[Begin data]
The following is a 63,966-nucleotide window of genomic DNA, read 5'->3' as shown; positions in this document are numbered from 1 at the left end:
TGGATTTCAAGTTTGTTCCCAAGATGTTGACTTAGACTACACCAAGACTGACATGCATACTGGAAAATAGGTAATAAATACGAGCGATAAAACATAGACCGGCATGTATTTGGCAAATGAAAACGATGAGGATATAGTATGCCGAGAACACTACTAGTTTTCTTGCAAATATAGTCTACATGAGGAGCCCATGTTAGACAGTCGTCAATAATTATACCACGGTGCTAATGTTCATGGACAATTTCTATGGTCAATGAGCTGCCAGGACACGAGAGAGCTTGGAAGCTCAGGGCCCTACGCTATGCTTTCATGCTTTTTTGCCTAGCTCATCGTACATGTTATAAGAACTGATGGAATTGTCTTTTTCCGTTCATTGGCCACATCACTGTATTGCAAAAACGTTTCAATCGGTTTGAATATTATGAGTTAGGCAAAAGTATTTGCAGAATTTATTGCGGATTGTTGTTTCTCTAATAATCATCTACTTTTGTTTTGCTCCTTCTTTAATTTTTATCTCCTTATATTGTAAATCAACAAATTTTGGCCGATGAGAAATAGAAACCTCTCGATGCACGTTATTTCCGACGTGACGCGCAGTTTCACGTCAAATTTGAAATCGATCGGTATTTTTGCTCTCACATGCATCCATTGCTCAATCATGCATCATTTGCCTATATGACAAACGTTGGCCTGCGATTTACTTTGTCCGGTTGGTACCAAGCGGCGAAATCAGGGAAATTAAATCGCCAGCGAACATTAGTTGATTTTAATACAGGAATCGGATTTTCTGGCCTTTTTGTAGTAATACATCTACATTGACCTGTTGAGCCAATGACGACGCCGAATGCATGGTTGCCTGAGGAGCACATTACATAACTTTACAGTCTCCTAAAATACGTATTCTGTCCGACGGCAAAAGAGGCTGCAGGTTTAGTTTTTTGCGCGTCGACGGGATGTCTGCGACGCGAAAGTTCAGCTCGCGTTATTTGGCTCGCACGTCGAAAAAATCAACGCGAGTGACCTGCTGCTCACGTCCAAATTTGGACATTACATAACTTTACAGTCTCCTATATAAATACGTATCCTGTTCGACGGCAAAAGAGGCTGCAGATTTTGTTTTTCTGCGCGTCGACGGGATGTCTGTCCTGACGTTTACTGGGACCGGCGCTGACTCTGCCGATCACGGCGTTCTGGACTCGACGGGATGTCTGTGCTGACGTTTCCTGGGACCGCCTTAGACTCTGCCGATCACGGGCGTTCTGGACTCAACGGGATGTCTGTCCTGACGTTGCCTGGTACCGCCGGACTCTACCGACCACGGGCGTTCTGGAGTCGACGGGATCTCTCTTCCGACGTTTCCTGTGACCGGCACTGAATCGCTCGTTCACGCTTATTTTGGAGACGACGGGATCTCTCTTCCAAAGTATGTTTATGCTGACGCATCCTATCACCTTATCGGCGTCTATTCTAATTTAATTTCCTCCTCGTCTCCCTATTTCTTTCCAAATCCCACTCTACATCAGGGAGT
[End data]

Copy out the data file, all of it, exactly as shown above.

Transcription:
The following is a 63,966-nucleotide window of genomic DNA, read 5'->3' as shown; positions in this document are numbered from 1 at the left end:
TGGATTTCAAGTTTGTTCCCAAGATGTTGACTTAGACTACACCAAGACTGACATGCATACTGGAAAATAGGTAATAAATACGAGCGATAAAACATAGACCGGCATGTATTTGGCAAATGAAAACGATGAGGATATAGTATGCCGAGAACACTACTAGTTTTCTTGCAAATATAGTCTACATGAGGAGCCCATGTTAGACAGTCGTCAATAATTATACCACGGTGCTAATGTTCATGGACAATTTCTATGGTCAATGAGCTGCCAGGACACGAGAGAGCTTGGAAGCTCAGGGCCCTACGCTATGCTTTCATGCTTTTTTGCCTAGCTCATCGTACATGTTATAAGAACTGATGGAATTGTCTTTTTCCGTTCATTGGCCACATCACTGTATTGCAAAAACGTTTCAATCGGTTTGAATATTATGAGTTAGGCAAAAGTATTTGCAGAATTTATTGCGGATTGTTGTTTCTCTAATAATCATCTACTTTTGTTTTGCTCCTTCTTTAATTTTTATCTCCTTATATTGTAAATCAACAAATTTTGGCCGATGAGAAATAGAAACCTCTCGATGCACGTTATTTCCGACGTGACGCGCAGTTTCACGTCAAATTTGAAATCGATCGGTATTTTTGCTCTCACATGCATCCATTGCTCAATCATGCATCATTTGCCTATATGACAAACGTTGGCCTGCGATTTACTTTGTCCGGTTGGTACCAAGCGGCGAAATCAGGGAAATTAAATCGCCAGCGAACATTAGTTGATTTTAATACAGGAATCGGATTTTCTGGCCTTTTTGTAGTAATACATCTACATTGACCTGTTGAGCCAATGACGACGCCGAATGCATGGTTGCCTGAGGAGCACATTACATAACTTTACAGTCTCCTAAAATACGTATTCTGTCCGACGGCAAAAGAGGCTGCAGGTTTAGTTTTTTGCGCGTCGACGGGATGTCTGCGACGCGAAAGTTCAGCTCGCGTTATTTGGCTCGCACGTCGAAAAAATCAACGCGAGTGACCTGCTGCTCACGTCCAAATTTGGACATTACATAACTTTACAGTCTCCTATATAAATACGTATCCTGTTCGACGGCAAAAGAGGCTGCAGATTTTGTTTTTCTGCGCGTCGACGGGATGTCTGTCCTGACGTTTACTGGGACCGGCGCTGACTCTGCCGATCACGGCGTTCTGGACTCGACGGGATGTCTGTGCTGACGTTTCCTGGGACCGCCTTAGACTCTGCCGATCACGGGCGTTCTGGACTCAACGGGATGTCTGTCCTGACGTTGCCTGGTACCGCCGGACTCTACCGACCACGGGCGTTCTGGAGTCGACGGGATCTCTCTTCCGACGTTTCCTGTGACCGGCACTGAATCGCTCGTTCACGCTTATTTTGGAGACGACGGGATCTCTCTTCCAAAGTATGTTTATGCTGACGCATCCTATCACCTTATCGGCGTCTATTCTAATTTAATTTCCTCCTCGTCTCCCTATTTCTTTCCAAATCCCACTCTACATCAGGGAGT